Working down the GUI, the top panel has global controls for crush, tone and compression. Below that we come to the individual drum controls with a multitude of filters and knobs for drive, pan, stereo width, and velocity. In this section we also have 3 selectors to choose what appears in the middle window.
Let’s skip the more complex middle section for now though and look at the bottom section. This is where the 8 drum sounds that Method 1 can use are there to edit. These can be laid out however you see fit, which could mean a different kick on each for example, but most patches come up with the standard arrangement of kick, snare, closed hat, open hat, perc 1, and perc 2. These can be played across an octave manually or triggered by playing the sequencer. For the former they do not share the familiar assignment of kick on C, snare on D and hat on F# that many of us will be used to, but they can be reassigned to your preferred keys very easily and then saved as the default.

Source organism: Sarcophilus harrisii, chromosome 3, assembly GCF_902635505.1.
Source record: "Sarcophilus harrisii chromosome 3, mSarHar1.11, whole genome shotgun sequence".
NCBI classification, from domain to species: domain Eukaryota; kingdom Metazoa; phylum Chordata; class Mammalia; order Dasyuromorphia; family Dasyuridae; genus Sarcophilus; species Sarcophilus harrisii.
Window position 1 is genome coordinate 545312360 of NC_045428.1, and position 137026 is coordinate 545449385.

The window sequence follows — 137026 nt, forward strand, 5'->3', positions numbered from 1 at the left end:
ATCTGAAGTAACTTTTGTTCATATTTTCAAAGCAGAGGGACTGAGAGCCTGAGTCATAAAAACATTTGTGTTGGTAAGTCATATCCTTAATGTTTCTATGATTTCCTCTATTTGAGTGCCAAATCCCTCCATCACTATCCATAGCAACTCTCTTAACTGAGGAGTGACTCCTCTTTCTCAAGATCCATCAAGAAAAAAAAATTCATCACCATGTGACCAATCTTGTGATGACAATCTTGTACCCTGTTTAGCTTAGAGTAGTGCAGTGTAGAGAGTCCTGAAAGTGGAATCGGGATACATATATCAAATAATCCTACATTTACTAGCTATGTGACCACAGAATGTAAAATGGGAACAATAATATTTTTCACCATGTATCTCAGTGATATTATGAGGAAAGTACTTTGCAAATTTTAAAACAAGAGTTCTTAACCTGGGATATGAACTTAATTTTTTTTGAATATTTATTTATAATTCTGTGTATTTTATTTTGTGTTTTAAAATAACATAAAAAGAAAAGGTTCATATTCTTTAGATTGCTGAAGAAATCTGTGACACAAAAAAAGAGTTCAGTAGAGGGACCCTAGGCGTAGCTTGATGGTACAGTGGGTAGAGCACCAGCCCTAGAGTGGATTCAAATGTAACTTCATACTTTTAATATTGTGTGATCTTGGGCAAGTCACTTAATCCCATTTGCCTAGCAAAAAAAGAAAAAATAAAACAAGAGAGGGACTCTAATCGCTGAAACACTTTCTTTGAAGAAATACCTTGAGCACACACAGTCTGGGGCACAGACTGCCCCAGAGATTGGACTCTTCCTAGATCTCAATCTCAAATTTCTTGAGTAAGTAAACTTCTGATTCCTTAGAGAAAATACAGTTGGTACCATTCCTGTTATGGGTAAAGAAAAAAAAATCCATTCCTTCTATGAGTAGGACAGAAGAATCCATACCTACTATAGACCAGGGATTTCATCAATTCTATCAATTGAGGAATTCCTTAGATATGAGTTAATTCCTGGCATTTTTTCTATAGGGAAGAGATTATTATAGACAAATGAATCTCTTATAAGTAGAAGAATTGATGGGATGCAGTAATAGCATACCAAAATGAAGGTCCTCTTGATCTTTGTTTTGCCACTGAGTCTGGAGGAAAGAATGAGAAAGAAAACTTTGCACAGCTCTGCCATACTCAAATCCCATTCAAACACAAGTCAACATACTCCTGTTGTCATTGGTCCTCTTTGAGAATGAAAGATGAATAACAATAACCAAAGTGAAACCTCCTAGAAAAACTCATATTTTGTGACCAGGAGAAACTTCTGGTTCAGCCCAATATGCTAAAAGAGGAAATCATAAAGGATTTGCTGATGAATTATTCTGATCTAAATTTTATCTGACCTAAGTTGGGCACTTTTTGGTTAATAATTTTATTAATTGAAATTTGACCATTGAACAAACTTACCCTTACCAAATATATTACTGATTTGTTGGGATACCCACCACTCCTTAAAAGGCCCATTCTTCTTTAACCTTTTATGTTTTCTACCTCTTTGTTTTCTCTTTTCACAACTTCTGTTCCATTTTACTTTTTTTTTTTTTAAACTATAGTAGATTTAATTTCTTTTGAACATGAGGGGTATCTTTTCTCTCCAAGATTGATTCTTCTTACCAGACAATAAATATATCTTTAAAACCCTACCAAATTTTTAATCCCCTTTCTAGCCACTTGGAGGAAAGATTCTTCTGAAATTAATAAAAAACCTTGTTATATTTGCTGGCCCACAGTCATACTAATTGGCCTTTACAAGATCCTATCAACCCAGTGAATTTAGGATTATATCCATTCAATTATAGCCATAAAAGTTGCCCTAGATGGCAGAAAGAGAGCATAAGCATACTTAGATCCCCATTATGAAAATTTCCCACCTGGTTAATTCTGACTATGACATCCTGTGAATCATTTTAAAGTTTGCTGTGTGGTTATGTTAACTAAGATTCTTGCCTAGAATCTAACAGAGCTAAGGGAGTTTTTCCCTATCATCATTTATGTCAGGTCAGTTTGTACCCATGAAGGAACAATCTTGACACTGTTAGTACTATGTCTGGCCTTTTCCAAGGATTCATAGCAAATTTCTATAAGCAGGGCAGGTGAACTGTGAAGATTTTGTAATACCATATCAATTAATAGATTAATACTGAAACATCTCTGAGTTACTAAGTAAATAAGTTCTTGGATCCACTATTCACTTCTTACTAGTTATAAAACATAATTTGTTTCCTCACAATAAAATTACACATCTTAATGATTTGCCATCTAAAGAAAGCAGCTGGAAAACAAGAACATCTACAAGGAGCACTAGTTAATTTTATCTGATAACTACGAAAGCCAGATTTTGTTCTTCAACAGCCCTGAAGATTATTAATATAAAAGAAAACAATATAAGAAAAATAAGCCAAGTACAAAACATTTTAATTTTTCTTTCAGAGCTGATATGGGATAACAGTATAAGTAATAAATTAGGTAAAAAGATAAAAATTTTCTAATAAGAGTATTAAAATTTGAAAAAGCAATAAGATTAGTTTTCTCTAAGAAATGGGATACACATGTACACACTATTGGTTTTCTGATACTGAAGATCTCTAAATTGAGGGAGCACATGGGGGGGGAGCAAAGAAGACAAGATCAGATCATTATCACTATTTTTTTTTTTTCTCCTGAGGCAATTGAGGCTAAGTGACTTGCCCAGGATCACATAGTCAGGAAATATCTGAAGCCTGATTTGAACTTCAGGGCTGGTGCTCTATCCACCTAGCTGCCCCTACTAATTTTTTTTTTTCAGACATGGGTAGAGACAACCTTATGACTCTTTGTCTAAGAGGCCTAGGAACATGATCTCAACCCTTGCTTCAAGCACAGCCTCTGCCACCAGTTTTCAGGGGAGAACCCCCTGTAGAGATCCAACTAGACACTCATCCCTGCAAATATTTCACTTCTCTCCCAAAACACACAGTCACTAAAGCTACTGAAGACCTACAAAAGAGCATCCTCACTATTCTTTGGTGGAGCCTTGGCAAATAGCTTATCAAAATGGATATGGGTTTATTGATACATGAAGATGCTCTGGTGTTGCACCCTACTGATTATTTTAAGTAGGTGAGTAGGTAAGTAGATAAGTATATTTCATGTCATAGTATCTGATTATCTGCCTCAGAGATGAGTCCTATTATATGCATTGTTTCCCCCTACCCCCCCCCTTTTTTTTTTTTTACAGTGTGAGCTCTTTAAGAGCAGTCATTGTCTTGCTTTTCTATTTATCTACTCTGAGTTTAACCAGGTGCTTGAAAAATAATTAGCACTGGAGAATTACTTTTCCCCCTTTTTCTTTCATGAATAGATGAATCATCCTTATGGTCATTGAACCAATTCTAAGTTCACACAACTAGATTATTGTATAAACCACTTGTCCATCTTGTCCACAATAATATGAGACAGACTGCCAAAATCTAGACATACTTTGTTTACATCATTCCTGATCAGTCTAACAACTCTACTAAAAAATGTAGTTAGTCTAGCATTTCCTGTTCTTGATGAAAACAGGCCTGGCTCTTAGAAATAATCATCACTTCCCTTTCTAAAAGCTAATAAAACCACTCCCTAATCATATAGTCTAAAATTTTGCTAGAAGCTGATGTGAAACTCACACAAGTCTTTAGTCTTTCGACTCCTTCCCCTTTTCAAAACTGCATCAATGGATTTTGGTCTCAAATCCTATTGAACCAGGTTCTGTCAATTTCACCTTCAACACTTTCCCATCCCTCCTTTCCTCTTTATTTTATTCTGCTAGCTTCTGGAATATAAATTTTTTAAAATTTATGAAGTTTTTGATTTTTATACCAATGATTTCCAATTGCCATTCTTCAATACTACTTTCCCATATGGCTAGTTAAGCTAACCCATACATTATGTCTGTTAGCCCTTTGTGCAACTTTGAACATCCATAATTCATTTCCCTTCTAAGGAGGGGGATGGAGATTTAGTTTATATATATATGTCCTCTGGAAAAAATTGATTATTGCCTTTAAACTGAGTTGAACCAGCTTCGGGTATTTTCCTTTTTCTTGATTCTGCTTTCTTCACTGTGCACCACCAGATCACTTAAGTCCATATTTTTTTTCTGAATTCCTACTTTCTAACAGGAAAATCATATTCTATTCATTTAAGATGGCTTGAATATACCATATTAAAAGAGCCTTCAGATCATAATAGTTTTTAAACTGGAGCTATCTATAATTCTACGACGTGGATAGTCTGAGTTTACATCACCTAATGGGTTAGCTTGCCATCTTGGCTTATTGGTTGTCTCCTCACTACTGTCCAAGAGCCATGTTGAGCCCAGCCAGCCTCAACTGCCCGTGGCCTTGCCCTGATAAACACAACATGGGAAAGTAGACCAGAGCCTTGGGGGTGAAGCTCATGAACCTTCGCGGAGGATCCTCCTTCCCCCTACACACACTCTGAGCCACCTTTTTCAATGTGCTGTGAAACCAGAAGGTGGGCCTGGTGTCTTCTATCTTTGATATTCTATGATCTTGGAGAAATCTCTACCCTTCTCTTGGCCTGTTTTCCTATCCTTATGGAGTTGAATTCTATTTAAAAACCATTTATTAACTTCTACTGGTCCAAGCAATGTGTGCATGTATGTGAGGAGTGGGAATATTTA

Each drum has a single fader which controls whatever parameter is selected in blue via the 6 buttons either side. It’s a great way to quickly dial in edits on a per drum basis. There is volume, decay, tuning, delay, reverb and core. All self explanatory apart from the last one – so what is this core business all about then? Well, Method 1 comes with nearly 1700 base sounds and each one has then had a further 6 different kinds of processing on it. Thus, you get the clean original plus close room, lofi, slow, smash, tape and tube. This processing is not within Kontakt and the team at Sound Yeti have really gone to town by selecting some awesome bits of hardware kit to colour the raw sample. Its high end gear like Telefunken and BAE preamps, the Eventide ultra-harmoniser, Otari tape machines and punchy DBX and Empirical Labs compressors. I love this feature so much and it’s one of the key features of the library that differentiate it in a rather crowded market.